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Arizona handles Indiana to reach first Final Four in program history

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Arizona v Indiana Photo by C. Morgan Engel/NCAA Photos via Getty Images

The first Final Four in program history was on the line. Who on these defensive-minded teams could find their offensive groove and grab it? Arizona proved that they were the superior offensive team on a night when they only turned the Indiana Hoosiers over nine time, but went on to win 66-53.

“Yesterday made it a year (since) I said I was coming back,” Arizona star Aari McDonald said. “This is crazy how things come full circle. I mean, you make goals and to see yourself and your team achieve them like this.”

McDonald led the way once again, as she has for 91 games since she put on an Arizona jersey. She ended the night with a double-double and scored over 30 for the second straight game. Her game ended with 33 points on 12-for-20 shooting, 11 rebounds, 4 assists and one steal.

It was a performance worthy of the Mercado Region Most Outstanding Player.

“She’s an elite player and she stepped up big-time,” said Indiana forward Mackenzie Holmes.

McDonald also caused hearts to stop around Tucson. With 2:54 left in the game, she tweaked her ankle after tripping over the foot of a Hoosier. She tried to get up, then went back to the court and covered her face with her jersey.

“I never cry,” McDonald said. “That’s how you kind of knew that I was like in pain, but I should get up. My team needs me and I want to get back on the court.”

With the earlier game between Connecticut and Baylor decided by an injury to Baylor’s point guard (and a non-call by the officials), the thought that this one might be impacted the same way was real.

As head coach Adia Barnes and the trainer knelt by her side, McDonald laid on the court in pain. She left, was worked on at the training table, and returned to the game.

The offense was clicking for Arizona from distance. A team often criticized for their lack of offensive production and ability to shoot the ball went 9 for 21 from 3.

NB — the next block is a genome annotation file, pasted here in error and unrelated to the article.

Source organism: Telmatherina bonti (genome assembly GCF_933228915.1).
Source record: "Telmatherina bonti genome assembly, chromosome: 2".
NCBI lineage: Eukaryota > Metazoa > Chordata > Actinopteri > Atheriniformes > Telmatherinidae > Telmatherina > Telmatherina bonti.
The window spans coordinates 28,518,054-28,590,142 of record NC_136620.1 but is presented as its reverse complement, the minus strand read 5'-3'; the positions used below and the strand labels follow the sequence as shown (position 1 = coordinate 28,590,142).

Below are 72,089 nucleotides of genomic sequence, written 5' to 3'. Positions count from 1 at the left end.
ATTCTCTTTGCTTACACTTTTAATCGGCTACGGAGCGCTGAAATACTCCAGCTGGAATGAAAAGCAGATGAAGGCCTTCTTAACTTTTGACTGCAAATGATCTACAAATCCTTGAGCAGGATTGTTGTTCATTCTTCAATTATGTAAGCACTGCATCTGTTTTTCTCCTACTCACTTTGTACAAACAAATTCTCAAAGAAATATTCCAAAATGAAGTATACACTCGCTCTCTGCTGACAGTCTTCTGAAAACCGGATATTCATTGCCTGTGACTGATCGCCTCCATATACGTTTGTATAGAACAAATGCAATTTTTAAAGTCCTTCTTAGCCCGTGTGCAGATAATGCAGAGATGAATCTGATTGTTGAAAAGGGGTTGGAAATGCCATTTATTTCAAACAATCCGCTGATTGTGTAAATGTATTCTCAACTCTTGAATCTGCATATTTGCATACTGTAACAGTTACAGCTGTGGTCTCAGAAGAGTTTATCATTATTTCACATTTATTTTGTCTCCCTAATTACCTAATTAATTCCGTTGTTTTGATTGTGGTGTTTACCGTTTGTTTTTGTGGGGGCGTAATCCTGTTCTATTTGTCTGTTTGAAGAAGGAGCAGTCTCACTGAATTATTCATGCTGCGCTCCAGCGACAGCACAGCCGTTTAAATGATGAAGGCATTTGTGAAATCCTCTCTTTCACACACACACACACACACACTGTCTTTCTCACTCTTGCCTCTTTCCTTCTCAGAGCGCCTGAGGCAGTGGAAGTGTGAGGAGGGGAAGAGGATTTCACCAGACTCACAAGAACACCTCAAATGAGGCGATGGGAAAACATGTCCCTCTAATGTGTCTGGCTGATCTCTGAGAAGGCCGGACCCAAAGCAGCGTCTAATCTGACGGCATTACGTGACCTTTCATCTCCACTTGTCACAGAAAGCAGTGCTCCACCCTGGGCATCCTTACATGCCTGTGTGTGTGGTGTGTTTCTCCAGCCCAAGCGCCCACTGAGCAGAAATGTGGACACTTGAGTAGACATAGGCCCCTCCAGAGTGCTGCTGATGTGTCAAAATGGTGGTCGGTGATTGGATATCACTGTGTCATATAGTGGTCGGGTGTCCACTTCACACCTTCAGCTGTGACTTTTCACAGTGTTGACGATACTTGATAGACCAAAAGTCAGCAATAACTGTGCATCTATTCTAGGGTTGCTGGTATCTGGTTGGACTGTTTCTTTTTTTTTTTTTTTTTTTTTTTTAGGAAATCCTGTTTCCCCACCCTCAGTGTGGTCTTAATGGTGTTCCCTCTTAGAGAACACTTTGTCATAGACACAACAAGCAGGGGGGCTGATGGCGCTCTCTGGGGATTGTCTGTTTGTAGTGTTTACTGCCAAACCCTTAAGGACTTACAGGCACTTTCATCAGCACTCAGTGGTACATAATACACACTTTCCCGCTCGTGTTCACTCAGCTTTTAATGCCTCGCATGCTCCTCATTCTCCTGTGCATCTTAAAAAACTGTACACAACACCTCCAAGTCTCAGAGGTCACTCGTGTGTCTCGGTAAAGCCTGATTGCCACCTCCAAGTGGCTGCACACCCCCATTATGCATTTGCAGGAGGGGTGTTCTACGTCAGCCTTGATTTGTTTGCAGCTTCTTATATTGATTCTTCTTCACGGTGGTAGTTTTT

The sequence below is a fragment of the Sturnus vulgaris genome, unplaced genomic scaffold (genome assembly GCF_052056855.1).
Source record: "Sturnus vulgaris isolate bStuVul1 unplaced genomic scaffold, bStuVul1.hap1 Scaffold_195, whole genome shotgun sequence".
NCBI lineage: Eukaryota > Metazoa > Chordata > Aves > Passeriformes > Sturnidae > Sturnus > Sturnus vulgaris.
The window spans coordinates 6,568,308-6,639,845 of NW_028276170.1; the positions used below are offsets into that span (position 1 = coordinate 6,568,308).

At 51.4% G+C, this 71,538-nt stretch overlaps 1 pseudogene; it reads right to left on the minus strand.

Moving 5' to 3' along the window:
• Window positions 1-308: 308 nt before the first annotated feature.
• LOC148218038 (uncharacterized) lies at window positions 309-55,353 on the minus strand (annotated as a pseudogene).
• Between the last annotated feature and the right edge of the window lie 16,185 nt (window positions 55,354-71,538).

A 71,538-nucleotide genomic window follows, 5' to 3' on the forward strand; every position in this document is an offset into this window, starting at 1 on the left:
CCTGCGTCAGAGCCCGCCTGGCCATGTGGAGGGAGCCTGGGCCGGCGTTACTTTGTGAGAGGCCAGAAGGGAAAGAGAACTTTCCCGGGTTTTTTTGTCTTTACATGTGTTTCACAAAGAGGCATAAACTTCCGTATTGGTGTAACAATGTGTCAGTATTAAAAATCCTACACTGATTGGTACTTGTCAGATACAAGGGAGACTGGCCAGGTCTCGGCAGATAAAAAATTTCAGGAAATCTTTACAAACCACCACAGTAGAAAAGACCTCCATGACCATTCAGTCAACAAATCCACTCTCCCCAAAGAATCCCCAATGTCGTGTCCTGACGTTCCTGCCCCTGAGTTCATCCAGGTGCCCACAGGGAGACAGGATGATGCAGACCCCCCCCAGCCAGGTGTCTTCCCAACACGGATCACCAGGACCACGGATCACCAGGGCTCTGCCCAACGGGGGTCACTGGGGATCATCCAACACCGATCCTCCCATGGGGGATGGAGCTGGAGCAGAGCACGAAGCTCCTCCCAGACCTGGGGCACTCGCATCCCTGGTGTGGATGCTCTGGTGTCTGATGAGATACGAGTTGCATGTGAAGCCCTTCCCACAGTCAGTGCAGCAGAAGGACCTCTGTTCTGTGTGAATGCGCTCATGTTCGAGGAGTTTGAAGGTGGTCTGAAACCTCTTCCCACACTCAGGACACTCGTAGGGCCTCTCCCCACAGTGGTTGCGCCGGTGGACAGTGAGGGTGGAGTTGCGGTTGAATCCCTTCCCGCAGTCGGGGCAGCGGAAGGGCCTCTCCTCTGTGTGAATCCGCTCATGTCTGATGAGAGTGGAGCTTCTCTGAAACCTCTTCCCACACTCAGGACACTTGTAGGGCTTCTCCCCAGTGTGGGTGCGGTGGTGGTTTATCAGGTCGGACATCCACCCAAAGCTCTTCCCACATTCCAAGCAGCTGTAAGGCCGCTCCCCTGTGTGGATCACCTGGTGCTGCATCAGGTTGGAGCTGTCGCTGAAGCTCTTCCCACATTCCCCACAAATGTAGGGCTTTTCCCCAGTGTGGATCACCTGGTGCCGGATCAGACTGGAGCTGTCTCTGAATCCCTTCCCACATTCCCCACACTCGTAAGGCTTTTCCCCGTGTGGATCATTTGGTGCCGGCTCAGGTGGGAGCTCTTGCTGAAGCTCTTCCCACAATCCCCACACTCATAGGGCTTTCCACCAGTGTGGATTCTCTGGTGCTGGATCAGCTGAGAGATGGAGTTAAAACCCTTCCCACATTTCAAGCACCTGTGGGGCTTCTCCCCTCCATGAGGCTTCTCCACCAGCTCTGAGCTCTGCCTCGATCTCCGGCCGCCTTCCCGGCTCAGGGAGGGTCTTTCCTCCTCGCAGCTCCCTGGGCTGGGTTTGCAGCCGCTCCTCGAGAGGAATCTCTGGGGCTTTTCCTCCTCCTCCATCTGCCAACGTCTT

McDonald came out hot from the tip. She had double figures in her 91st straight game after just 10 minutes. She did it on 4-for-7 shooting and two of those buckets were 3-pointers, adding to McDonald’s newfound deadly outside shot.

At the half she was up to 17 points and the Wildcats were up 27-23. Just 20 more minutes to the next step of their historical journey.

“Stars make big plays and they step up when it really counts,” Barnes said.

With almost 90 seconds in the game, McDonald began to feel that it was over. They would advance.

“We were getting the stops towards the end, and so I had no doubt,” she said. “I just knew. I was like, ‘We got things we sold.’”

Maybe McDonald could have done it all by herself, but she did not need to. Trinity Baptiste came up big for the second time in this NCAA Tournament. Baptiste also had a double-double with 12 points and 10 rebounds. She got under the skin of a few Hoosiers, too.

Helena Pueyo did what McDonald and Barnes have been begging her to do: she kept shooting even when she missed. In the fourth quarter, they started going in. Pueyo ended the night with six points and a key hit-ahead pass that led to a Bendu Yeaney layup in the final moments.

“I‘m just so happy my teammates finally believe and they’re having the confidence,” McDonald said. “I knew they could. My teammates, they keep stepping up and they keep hitting big shots when we need them. I love that.”

Cate Reese had just 5 points and 6 rebounds before fouling out, but set critical screens and played strong defense when she wasn’t battling foul trouble.

“I thought she gave us buckets when it counted,” Barnes said. “I thought she played some good defense. I thought she played strong, and it wasn’t her best game but a couple weeks ago if Cate would have only had five points, we wouldn’t have won.”

When the confetti finally fell and they cut down the nets, the returners got to experience something they thought might be in their futures last year. Many were projecting a No. 3 seed at that time with the early games held in Tucson. Then, everything stopped.

The 2020 seniors—Dominique McBryde, Tee Tee Starks and Amari Carter—were not given the option to come back by the NCAA, so it was up to those who did come back to do it. McDonald decided to forego the WNBA Draft and try to fulfill the dream.

“This is truly for them,” McDonald said about last year’s seniors. “We were bummed that our season was cut short last year. For us to perform at the level we’re performing and on this big stage, it means a lot and I know they’re smiling. They’re watching us, supporting us from wherever they are, and this is truly for them. And I hope they are enjoying the ride and enjoying watching this.”

The Wildcats will play UConn on Friday. The Huskies defeated Arizona in the Sweet Sixteen in 1998 to end Barnes’ senior season. They have to chance to set another milestone and accomplish another goal.

“We just need this confidence momentum going into UConn,” McDonald said. “UConn, we already know what they’re about: powerhouse, well-coached, skillful players. But, hey, I got my chances on my teammates. Ride or die. I’m going to war with them.”